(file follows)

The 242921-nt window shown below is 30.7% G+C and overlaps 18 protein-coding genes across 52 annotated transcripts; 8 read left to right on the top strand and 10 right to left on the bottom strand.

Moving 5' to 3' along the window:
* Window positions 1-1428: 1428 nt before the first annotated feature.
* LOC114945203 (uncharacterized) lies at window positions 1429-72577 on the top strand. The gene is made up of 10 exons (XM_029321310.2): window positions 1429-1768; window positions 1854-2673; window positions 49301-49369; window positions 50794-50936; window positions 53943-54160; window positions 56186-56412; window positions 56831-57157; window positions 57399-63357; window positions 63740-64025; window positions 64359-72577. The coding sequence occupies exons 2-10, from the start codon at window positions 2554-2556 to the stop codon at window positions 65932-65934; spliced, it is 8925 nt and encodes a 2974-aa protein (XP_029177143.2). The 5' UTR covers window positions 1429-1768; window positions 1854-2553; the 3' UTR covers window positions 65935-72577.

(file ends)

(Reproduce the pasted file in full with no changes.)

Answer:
The 242921-nt window shown below is 30.7% G+C and overlaps 18 protein-coding genes across 52 annotated transcripts; 8 read left to right on the top strand and 10 right to left on the bottom strand.

Moving 5' to 3' along the window:
* Window positions 1-1428: 1428 nt before the first annotated feature.
* LOC114945203 (uncharacterized) lies at window positions 1429-72577 on the top strand. The gene is made up of 10 exons (XM_029321310.2): window positions 1429-1768; window positions 1854-2673; window positions 49301-49369; window positions 50794-50936; window positions 53943-54160; window positions 56186-56412; window positions 56831-57157; window positions 57399-63357; window positions 63740-64025; window positions 64359-72577. The coding sequence occupies exons 2-10, from the start codon at window positions 2554-2556 to the stop codon at window positions 65932-65934; spliced, it is 8925 nt and encodes a 2974-aa protein (XP_029177143.2). The 5' UTR covers window positions 1429-1768; window positions 1854-2553; the 3' UTR covers window positions 65935-72577.